kick out the jams

Sometimes you need to break the rules to discover new sounds.

Chops: Intermediate
Theory: Intermediate
Lesson Overview:
• Learn how to apply the modes of the major scale in alternative ways.
• Improve your ability to pivot between modes.
• Develop a better understanding of modal improvisation.

Click here to download a printable PDF of this lesson's notation.

Out of all the essential implements in a guitarist’s toolbox, having a firm grasp of major-scale modes might be the most important—especially for those of us who improvise.

There’s a vast array of sounds and ideas that can convey different emotions to a listener if they’re used properly. And in the realm of practice, knowing your modes is almost like a skeleton key to understanding an infinite number of other concepts. That’s a lot of power from scales that actually consist of the same seven notes rearranged in various ways.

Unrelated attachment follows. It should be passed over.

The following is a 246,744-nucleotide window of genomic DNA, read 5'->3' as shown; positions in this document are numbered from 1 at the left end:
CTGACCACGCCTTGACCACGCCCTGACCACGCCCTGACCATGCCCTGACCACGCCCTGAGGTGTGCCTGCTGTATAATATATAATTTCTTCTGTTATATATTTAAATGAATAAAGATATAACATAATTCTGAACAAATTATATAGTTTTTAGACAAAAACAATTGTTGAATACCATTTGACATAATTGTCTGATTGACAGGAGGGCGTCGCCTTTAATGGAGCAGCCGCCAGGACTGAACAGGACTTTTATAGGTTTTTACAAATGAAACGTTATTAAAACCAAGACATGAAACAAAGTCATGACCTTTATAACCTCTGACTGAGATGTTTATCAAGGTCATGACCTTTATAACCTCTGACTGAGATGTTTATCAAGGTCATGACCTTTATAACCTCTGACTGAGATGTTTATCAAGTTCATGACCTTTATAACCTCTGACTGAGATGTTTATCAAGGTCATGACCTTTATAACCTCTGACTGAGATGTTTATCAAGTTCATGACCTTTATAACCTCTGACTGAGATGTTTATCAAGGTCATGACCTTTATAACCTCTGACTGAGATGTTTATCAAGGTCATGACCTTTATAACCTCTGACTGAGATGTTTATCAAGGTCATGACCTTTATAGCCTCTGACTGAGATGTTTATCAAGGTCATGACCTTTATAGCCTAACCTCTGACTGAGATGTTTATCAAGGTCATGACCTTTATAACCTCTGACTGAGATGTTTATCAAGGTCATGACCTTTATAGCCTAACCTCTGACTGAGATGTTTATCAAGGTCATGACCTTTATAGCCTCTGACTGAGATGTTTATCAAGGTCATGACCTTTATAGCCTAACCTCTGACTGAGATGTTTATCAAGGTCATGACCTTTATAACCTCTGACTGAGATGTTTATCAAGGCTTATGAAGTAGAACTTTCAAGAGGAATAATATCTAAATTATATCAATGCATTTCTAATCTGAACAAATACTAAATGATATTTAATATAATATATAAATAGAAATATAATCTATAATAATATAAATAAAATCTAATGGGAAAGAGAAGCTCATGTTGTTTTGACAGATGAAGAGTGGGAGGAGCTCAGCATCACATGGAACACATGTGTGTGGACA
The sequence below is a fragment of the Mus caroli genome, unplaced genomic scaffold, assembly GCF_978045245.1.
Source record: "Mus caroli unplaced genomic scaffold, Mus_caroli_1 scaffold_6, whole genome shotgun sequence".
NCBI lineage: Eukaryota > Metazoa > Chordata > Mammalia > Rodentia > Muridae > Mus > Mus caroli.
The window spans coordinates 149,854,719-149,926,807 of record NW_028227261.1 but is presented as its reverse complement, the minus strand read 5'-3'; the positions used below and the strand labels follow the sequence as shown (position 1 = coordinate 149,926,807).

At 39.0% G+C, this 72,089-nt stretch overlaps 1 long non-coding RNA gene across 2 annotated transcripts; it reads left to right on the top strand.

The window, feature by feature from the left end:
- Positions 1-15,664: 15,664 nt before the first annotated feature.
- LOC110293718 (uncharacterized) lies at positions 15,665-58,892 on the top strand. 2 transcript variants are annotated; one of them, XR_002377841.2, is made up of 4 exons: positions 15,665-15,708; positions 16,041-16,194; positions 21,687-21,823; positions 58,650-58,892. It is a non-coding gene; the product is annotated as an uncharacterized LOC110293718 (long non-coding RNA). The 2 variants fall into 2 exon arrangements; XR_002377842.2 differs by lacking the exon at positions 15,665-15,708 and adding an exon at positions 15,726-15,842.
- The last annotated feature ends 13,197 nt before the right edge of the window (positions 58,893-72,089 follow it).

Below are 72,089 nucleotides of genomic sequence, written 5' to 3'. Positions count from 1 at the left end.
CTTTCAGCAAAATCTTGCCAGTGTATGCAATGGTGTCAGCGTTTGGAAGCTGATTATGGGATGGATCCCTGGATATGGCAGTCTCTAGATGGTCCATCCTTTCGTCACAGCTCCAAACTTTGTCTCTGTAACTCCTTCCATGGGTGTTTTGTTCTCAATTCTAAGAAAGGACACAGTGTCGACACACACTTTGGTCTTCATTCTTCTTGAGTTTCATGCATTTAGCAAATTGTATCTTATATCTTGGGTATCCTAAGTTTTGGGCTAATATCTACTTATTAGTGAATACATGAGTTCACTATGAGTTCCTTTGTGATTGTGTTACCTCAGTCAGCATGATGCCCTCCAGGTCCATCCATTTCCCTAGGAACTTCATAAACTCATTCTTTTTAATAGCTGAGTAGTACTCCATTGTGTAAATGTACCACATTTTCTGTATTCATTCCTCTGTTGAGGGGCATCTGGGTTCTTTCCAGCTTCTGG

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  • Develop a better sense of subdivisions.
  • Understand how to play "over the bar line."
  • Learn to target chord tones in a 12-bar blues.
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Playing in the pocket is the most important thing in music. Just think about how we talk about great music: It's "grooving" or "swinging" or "rocking." Nobody ever says, "I really enjoyed their use of inverted suspended triads," or "their application of large-interval pentatonic sequences was fascinating." So, whether you're playing live or recording, time is everyone's responsibility, and you must develop your ability to play in the pocket.
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